I am watching Silver Spoon on VRV / Crunchyroll. I just finished the first episode. It’s a funny slice-of-life anime, about a student attending an agricultural boarding school. He selected the school because he could live there, which makes me curious about his home life and why he wants to avoid it. His name is Yugo / Yuugo Hachiken. The other students view him as different than them, because he attended a prep school. Having no experience with farm life, or agriculture, he makes rookie mistakes like chasing a calf and getting lost in the woods (instead of leaving it alone, so the instructor could entice him back into his corral with food). He is disgusted seeing where eggs come from, and he’s not used to the manual labor, and level of fitness one needs to keep up with the daily life of agriculture. However, he gives his all in completing the tasks assigned, and he has great classmates that help him integrate into campus and farm life.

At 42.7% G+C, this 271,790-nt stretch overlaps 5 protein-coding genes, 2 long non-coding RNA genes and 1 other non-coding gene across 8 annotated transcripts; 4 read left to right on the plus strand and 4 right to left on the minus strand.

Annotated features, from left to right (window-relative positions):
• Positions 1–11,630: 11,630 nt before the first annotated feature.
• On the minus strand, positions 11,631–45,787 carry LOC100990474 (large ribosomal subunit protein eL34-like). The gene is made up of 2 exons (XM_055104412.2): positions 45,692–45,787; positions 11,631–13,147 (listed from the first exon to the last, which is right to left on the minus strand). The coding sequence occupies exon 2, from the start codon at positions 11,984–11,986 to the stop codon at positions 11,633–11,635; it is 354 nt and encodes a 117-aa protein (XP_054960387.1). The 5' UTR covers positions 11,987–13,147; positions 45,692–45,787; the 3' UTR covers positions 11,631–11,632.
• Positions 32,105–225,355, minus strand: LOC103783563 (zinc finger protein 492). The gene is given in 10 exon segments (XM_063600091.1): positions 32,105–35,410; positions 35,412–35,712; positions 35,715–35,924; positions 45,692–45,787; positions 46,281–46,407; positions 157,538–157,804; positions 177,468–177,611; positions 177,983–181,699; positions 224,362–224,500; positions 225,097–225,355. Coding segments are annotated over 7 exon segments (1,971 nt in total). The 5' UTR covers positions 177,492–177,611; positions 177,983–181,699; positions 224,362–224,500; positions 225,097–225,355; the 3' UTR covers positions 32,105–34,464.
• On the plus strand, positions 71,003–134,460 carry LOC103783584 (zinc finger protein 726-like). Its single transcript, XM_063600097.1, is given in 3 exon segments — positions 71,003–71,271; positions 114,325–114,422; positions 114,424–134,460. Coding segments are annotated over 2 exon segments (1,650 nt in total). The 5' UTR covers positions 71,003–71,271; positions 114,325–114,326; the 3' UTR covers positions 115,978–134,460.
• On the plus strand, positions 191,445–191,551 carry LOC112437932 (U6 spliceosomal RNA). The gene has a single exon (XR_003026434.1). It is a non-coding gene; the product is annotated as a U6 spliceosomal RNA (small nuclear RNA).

What I found fascinating about this show, is it does an outstanding job of showing the real work, science, intellect, and methods behind successful agriculture and working with animals. The students who attend have various goals; to be farmers, to take over their family’s business, to become vets, to run farm-to-table restaurants, and other aspirations. I’m not sure who made this distinction, or why some societies have taken this view that career paths involving manual labor is “less” or “demeaning”, but these institutions are important and have meaning. The pandemic, quarantine, COVID, and life as we know it, has made that even more apparent. The jobs people may be dismissive about, or look down upon, truly keep society running. And agriculture, without it, where would we be? Eating chemical laden preserved foods I suppose, but that’s usually not the healthier option. The scenes below show some of the culture shock Hachiken experiences, as he realizes the full scope of attending an agricultural high school. Waking up early to help with the chickens, keeping crops safe from unpredictable weather, working with animals, and learning how to properly run operations were some of Hachiken’s first experiences at his new school. And he realizes the assumptions we make about others, aren’t always accurate.